Groups call for proper inmate treatment in pandemic

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Metro Manila (CNN Philippines, October 1) - A number of groups called for the proper treatment of inmates or persons deprived of liberty (PDLs) amid the pandemic.

Kapatid spokesperson Fides Lim, a support group for political prisoners’ relatives and friends, questioned prison authorities’ silence on the real health condition of those inside the jails and detention facilities.

She said families have not been allowed to visit the inmates and detainees since March 11 due to the continuing prison lockdown.

“Not a day passes that we don’t worry for them," Lim said in a forum organized by Cure Covid. "Are they able to eat properly, because many jails do not allow relatives to send food? What will happen if they get sick with fever, like what happened to my own jailed husband Vic Ladlad when COVID-19 started spreading in March?”

“How can we help when there are so many restrictions to helping them, yet we don’t know what’s really going on because prison authorities are silent on the prisoners’ conditions in the midst of unreported deaths,” she added.

Meanwhile, Dr. Reggie Paras of the Health Action for Human Rights said the pandemic again underscored the dire need to reduce the overcrowding in Philippine jails.

Paras noted the cramped space in prison cells, poor sanitation facility and limited access to balanced diet which make the PDLs more vulnerable to contracting the coronavirus.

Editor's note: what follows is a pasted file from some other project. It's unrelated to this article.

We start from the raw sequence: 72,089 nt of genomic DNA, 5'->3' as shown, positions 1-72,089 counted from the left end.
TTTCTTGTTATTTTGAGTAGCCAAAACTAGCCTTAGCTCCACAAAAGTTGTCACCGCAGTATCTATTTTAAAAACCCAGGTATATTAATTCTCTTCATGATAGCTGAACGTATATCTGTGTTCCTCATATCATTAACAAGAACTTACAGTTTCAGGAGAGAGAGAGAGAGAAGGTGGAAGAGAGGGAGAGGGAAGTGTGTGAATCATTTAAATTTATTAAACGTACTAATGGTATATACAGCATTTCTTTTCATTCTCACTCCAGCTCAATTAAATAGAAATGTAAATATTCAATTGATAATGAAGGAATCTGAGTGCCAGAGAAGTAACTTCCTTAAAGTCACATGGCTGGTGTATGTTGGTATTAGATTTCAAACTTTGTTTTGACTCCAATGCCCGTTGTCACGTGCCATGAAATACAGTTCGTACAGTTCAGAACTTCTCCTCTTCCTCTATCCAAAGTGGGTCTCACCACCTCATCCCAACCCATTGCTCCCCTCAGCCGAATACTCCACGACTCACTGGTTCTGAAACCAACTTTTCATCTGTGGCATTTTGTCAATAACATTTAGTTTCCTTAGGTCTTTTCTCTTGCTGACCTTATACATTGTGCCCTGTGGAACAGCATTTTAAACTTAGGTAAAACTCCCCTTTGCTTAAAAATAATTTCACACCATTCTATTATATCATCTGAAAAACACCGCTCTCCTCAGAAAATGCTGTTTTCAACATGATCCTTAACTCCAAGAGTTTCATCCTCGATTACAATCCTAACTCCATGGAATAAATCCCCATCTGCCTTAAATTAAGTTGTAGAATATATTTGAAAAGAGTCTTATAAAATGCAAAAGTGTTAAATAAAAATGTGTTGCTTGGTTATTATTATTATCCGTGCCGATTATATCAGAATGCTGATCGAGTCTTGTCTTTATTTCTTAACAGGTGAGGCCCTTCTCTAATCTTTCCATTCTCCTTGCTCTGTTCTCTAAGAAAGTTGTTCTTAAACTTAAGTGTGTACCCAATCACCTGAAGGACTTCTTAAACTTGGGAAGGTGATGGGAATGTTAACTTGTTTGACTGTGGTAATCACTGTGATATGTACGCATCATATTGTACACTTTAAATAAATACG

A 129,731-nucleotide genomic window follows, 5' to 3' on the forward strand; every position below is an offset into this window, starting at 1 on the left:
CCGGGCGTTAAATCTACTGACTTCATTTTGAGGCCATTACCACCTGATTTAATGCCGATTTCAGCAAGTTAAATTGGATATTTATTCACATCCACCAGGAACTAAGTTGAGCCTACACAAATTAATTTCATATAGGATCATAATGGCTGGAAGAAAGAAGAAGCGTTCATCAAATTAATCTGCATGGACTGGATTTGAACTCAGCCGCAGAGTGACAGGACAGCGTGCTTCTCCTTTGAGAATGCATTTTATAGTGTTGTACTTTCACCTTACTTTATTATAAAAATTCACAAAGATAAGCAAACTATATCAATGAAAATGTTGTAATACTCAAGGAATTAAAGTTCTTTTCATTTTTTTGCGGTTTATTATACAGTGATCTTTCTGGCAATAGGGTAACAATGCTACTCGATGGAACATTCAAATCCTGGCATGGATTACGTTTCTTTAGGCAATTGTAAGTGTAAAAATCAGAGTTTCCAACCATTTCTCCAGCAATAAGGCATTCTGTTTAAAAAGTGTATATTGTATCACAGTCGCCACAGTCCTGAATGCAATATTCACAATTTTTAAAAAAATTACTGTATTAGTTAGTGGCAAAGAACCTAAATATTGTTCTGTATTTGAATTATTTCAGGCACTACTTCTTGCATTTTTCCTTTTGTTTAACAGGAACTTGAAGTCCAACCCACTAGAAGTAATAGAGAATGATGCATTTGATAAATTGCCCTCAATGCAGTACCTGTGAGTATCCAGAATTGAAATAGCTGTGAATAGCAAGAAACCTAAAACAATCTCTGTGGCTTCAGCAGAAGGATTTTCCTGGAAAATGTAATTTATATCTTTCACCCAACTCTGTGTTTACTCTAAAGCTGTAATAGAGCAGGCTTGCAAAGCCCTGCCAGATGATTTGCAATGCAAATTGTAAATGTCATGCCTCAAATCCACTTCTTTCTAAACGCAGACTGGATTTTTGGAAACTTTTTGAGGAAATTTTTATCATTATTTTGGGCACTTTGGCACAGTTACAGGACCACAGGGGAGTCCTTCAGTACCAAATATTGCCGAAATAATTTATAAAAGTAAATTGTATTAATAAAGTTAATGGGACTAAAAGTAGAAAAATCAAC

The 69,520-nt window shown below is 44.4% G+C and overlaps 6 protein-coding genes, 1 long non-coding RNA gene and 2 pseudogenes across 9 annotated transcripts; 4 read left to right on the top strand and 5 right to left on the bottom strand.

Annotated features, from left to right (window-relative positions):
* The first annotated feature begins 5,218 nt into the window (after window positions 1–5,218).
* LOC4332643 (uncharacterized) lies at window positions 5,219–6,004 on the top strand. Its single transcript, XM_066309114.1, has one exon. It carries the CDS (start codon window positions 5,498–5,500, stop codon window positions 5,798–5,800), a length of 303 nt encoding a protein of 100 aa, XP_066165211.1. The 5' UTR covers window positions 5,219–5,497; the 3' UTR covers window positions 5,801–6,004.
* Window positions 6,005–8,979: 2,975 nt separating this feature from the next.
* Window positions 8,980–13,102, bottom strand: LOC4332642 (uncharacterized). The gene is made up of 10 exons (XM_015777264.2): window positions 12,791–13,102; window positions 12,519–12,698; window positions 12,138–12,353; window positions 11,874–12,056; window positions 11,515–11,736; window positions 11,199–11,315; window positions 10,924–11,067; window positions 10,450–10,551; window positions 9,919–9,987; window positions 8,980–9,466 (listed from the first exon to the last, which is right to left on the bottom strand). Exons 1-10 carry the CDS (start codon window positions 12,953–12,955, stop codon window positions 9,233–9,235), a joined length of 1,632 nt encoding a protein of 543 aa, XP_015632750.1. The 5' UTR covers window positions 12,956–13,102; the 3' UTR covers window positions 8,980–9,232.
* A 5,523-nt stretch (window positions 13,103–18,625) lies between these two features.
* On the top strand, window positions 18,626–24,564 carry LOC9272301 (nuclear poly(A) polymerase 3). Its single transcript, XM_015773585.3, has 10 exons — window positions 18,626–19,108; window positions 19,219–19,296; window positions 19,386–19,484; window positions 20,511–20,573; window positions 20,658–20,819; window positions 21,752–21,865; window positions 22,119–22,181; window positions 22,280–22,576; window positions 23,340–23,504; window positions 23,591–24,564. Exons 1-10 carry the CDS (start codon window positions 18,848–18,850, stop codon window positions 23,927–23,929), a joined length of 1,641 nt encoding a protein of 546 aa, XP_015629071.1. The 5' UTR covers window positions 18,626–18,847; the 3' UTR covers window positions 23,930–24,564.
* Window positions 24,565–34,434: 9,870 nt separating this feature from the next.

“Sabi nga ng BJMP [Bureau of Jail Management and Penology], meron silang 467 facilities nationwide with about 534% congestion rate,” Paras said.

[Translation: According to BJMP, they have 467 facilities nationwide with 534% congestion rate.]

“Nakakaalarma ang mga prison o jail facilities na pwedeng maging incubator, maging hotbed ng COVID-19 infections…Hirap sila sa physical distancing…kasi dikit dikit sila," Paras pointed out.

‘Pag natutulog sila minsan halos magkakalapit na ang mga mukha o paa,” added Paras. “Paano ang handwashing kung kulang sa tubig? Kaunti lang ang budget sa pagkain nila…pag nagugutom ka hihina ang immune system.”

[Translation: It's alarming that our prisons or jail facilities can serve as incubators and hotbed of COVID-19 infections...It's hard to practice physical distancing because of their close proximity. When they sleep, sometimes their faces and feet are close with each other. How can they practice handwashing if they don’t have enough water supply? They only have a small budget for food...if they are hungry, their immune system will be compromised.]

To protect the physical and mental health of PDLs, Kapatid has urged authorities to improve the medical system in jails such as providing access to maintenance medicine and COVID-19 testing.

Lim said there should be a facility for electronic or virtual visitation of relatives and friends. She also said PDLs should have immediate access to doctors through online medical consultations.

“No one deserves to die from a virus without a fighting chance to live,” she added.

To reduce overcrowding, Lim suggested quarantine offenders should be asked to do community service instead of being detained.

In addition, the group also called for the release of eligible prisoners for humanitarian consideration. They are the pregnant and nursing mothers, low level offenders eligible for parole, pardon and commutation of sentence; incidental victims of political arrests, as well as aging and ailing PDLs.